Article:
Cigna has announced plans to reduce opioid overdoses by 25% among their commercial customers by December 2021 through a collaborative approach involving employers, customers, prescribing clinicians, pharmacists, and community-based organizations.

Initially, the Company will focus its efforts in Connecticut, Maryland, New Jersey, Virginia, and the metropolitan areas of Chicago, New York, Philadelphia and Washington, DC, areas with a sizable number of Cigna customers and with higher than average overdose rates.

The plan includes 4 broad areas of action: (1) expanding the use of predictive analytics; (2) enhancing pharmacy prior-authorization and quantity limit programs and requiring informed consent for patients receiving hazardous levels of opioids, while also encouraging co-prescribing of naloxone; (3) partnering with employers to help inform health plan decisions; and (4) improving primary care treatment of chronic pain in Cigna Collaborative Care Arrangements.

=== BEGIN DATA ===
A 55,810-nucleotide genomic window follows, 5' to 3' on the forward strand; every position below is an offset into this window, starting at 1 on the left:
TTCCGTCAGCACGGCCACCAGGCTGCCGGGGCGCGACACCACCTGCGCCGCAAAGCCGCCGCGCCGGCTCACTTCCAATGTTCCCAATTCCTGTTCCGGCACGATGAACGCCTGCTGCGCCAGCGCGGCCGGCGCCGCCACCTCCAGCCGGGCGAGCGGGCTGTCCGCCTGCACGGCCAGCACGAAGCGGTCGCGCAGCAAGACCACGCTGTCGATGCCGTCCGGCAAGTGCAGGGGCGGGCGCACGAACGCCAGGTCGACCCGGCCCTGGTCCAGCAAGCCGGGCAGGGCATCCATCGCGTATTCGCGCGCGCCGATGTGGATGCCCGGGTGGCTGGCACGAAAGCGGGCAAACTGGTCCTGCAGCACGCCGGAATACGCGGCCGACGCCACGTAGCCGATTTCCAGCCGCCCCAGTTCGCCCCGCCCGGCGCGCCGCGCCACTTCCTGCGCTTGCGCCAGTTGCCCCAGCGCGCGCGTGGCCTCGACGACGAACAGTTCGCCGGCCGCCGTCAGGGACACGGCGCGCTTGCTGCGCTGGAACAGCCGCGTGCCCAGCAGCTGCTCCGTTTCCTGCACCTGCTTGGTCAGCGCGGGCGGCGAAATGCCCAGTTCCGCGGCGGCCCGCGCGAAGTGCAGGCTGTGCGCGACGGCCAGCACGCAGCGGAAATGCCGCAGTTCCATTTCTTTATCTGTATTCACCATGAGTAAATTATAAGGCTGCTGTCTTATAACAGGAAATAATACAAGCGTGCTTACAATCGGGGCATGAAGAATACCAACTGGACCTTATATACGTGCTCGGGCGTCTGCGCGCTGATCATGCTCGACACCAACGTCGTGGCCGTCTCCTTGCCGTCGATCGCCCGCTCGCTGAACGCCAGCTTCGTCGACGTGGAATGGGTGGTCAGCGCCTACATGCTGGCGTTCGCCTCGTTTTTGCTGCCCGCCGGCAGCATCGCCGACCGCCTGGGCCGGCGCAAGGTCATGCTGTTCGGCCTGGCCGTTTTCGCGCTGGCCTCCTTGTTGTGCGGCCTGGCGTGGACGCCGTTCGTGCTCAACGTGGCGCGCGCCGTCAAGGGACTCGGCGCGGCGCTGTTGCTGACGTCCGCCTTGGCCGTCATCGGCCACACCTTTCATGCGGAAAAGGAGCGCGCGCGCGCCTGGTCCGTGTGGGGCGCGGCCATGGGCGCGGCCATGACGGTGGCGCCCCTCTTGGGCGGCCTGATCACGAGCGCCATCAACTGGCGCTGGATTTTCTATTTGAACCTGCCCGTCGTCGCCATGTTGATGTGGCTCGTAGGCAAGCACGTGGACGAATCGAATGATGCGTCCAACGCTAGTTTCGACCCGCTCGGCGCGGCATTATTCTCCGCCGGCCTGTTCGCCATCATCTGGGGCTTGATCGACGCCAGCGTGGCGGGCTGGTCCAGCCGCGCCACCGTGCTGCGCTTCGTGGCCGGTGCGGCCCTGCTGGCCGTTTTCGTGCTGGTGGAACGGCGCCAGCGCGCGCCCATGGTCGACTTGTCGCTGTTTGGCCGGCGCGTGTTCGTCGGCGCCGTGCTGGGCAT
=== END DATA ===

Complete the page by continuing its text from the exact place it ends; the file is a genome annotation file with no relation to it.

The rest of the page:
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Through their predictive analytics, Cigna can identify customers most likely to suffer from an overdose and can prompt interventions. Working with employers, the Company will facilitate the integration of medical, pharmacy and behavioral benefits and offer “dedicated programs that help prevent prescription drug misuse”.

The progress of the 2021 goal will be tracked against claims submitted with an opioid overdose diagnosis code. Provider groups will be asked to sign a pledge to reduce opioid prescribing and to treat opioid use disorder as a chronic condition. 

“We know we can’t do it alone and are collaborating with partners on local efforts to curb this preventable disease by improving care for people with chronic pain and substance use disorders,” said Doug Nemecek, MD, CMO for behavioral health at Cigna. 

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This article originally appeared on MPR